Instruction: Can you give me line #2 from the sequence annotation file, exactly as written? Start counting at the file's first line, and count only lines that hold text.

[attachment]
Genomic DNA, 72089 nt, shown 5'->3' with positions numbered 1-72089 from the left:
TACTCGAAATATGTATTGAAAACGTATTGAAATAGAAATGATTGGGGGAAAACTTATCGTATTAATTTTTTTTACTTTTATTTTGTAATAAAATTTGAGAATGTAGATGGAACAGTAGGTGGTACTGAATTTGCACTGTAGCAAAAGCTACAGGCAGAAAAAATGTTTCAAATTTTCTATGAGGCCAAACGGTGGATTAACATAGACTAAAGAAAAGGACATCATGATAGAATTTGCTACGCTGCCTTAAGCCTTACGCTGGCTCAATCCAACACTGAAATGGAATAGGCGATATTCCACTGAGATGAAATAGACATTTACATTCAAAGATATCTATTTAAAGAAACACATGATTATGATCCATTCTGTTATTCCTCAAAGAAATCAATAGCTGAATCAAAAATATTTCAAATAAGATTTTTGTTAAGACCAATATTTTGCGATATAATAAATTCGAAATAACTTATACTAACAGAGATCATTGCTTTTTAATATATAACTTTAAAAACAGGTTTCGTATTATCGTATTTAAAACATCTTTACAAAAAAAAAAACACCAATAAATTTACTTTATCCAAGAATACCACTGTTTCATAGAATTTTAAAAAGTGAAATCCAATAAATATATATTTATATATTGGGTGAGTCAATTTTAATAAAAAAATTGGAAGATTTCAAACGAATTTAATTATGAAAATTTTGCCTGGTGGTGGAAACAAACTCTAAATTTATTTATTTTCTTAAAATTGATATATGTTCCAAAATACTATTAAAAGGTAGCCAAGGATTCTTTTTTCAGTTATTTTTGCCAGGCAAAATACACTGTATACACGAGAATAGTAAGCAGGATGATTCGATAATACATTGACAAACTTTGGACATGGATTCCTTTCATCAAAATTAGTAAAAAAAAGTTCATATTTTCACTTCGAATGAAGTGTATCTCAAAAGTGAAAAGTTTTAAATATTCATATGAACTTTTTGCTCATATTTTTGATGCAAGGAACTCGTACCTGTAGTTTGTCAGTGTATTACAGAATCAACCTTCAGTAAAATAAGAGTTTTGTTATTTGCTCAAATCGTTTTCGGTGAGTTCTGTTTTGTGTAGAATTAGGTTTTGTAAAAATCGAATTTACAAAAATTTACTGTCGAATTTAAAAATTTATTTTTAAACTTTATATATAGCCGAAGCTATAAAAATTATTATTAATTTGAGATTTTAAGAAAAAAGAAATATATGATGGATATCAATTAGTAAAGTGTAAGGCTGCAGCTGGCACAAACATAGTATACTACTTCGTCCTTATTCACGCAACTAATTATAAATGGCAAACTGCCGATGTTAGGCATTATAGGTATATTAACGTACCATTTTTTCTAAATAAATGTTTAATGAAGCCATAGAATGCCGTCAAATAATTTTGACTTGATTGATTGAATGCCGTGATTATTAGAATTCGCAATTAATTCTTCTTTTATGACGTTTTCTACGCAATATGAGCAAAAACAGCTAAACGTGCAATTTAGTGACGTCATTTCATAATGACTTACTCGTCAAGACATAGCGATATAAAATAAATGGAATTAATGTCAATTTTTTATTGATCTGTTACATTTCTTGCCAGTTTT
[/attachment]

TACTCGAAATATGTATTGAAAACGTATTGAAATAGAAATGATTGGGGGAAAACTTATCGTATTAATTTTTTTTACTTTTATTTTGTAATAAAATTTGAGAATGTAGATGGAACAGTAGGTGGTACTGAATTTGCACTGTAGCAAAAGCTACAGGCAGAAAAAATGTTTCAAATTTTCTATGAGGCCAAACGGTGGATTAACATAGACTAAAGAAAAGGACATCATGATAGAATTTGCTACGCTGCCTTAAGCCTTACGCTGGCTCAATCCAACACTGAAATGGAATAGGCGATATTCCACTGAGATGAAATAGACATTTACATTCAAAGATATCTATTTAAAGAAACACATGATTATGATCCATTCTGTTATTCCTCAAAGAAATCAATAGCTGAATCAAAAATATTTCAAATAAGATTTTTGTTAAGACCAATATTTTGCGATATAATAAATTCGAAATAACTTATACTAACAGAGATCATTGCTTTTTAATATATAACTTTAAAAACAGGTTTCGTATTATCGTATTTAAAACATCTTTACAAAAAAAAAAACACCAATAAATTTACTTTATCCAAGAATACCACTGTTTCATAGAATTTTAAAAAGTGAAATCCAATAAATATATATTTATATATTGGGTGAGTCAATTTTAATAAAAAAATTGGAAGATTTCAAACGAATTTAATTATGAAAATTTTGCCTGGTGGTGGAAACAAACTCTAAATTTATTTATTTTCTTAAAATTGATATATGTTCCAAAATACTATTAAAAGGTAGCCAAGGATTCTTTTTTCAGTTATTTTTGCCAGGCAAAATACACTGTATACACGAGAATAGTAAGCAGGATGATTCGATAATACATTGACAAACTTTGGACATGGATTCCTTTCATCAAAATTAGTAAAAAAAAGTTCATATTTTCACTTCGAATGAAGTGTATCTCAAAAGTGAAAAGTTTTAAATATTCATATGAACTTTTTGCTCATATTTTTGATGCAAGGAACTCGTACCTGTAGTTTGTCAGTGTATTACAGAATCAACCTTCAGTAAAATAAGAGTTTTGTTATTTGCTCAAATCGTTTTCGGTGAGTTCTGTTTTGTGTAGAATTAGGTTTTGTAAAAATCGAATTTACAAAAATTTACTGTCGAATTTAAAAATTTATTTTTAAACTTTATATATAGCCGAAGCTATAAAAATTATTATTAATTTGAGATTTTAAGAAAAAAGAAATATATGATGGATATCAATTAGTAAAGTGTAAGGCTGCAGCTGGCACAAACATAGTATACTACTTCGTCCTTATTCACGCAACTAATTATAAATGGCAAACTGCCGATGTTAGGCATTATAGGTATATTAACGTACCATTTTTTCTAAATAAATGTTTAATGAAGCCATAGAATGCCGTCAAATAATTTTGACTTGATTGATTGAATGCCGTGATTATTAGAATTCGCAATTAATTCTTCTTTTATGACGTTTTCTACGCAATATGAGCAAAAACAGCTAAACGTGCAATTTAGTGACGTCATTTCATAATGACTTACTCGTCAAGACATAGCGATATAAAATAAATGGAATTAATGTCAATTTTTTATTGATCTGTTACATTTCTTGCCAGTTTT